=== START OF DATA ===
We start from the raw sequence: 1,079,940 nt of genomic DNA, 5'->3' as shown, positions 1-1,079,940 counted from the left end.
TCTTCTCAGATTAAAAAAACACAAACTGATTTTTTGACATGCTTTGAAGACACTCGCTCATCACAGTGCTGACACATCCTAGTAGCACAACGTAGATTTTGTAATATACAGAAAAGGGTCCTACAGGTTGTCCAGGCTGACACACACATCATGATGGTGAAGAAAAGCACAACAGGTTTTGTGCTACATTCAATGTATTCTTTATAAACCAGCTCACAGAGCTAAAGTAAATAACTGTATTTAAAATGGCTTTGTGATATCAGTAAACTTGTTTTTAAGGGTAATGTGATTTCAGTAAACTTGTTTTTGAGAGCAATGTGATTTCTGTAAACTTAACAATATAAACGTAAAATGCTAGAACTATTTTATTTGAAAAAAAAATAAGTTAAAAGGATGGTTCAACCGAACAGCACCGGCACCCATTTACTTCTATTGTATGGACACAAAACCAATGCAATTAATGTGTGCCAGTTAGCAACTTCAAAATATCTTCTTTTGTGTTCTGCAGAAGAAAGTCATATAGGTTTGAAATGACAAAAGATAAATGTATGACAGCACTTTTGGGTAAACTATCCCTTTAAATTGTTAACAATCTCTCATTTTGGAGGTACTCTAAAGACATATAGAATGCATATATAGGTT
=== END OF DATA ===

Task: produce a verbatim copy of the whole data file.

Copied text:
We start from the raw sequence: 1,079,940 nt of genomic DNA, 5'->3' as shown, positions 1-1,079,940 counted from the left end.
TCTTCTCAGATTAAAAAAACACAAACTGATTTTTTGACATGCTTTGAAGACACTCGCTCATCACAGTGCTGACACATCCTAGTAGCACAACGTAGATTTTGTAATATACAGAAAAGGGTCCTACAGGTTGTCCAGGCTGACACACACATCATGATGGTGAAGAAAAGCACAACAGGTTTTGTGCTACATTCAATGTATTCTTTATAAACCAGCTCACAGAGCTAAAGTAAATAACTGTATTTAAAATGGCTTTGTGATATCAGTAAACTTGTTTTTAAGGGTAATGTGATTTCAGTAAACTTGTTTTTGAGAGCAATGTGATTTCTGTAAACTTAACAATATAAACGTAAAATGCTAGAACTATTTTATTTGAAAAAAAAATAAGTTAAAAGGATGGTTCAACCGAACAGCACCGGCACCCATTTACTTCTATTGTATGGACACAAAACCAATGCAATTAATGTGTGCCAGTTAGCAACTTCAAAATATCTTCTTTTGTGTTCTGCAGAAGAAAGTCATATAGGTTTGAAATGACAAAAGATAAATGTATGACAGCACTTTTGGGTAAACTATCCCTTTAAATTGTTAACAATCTCTCATTTTGGAGGTACTCTAAAGACATATAGAATGCATATATAGGTT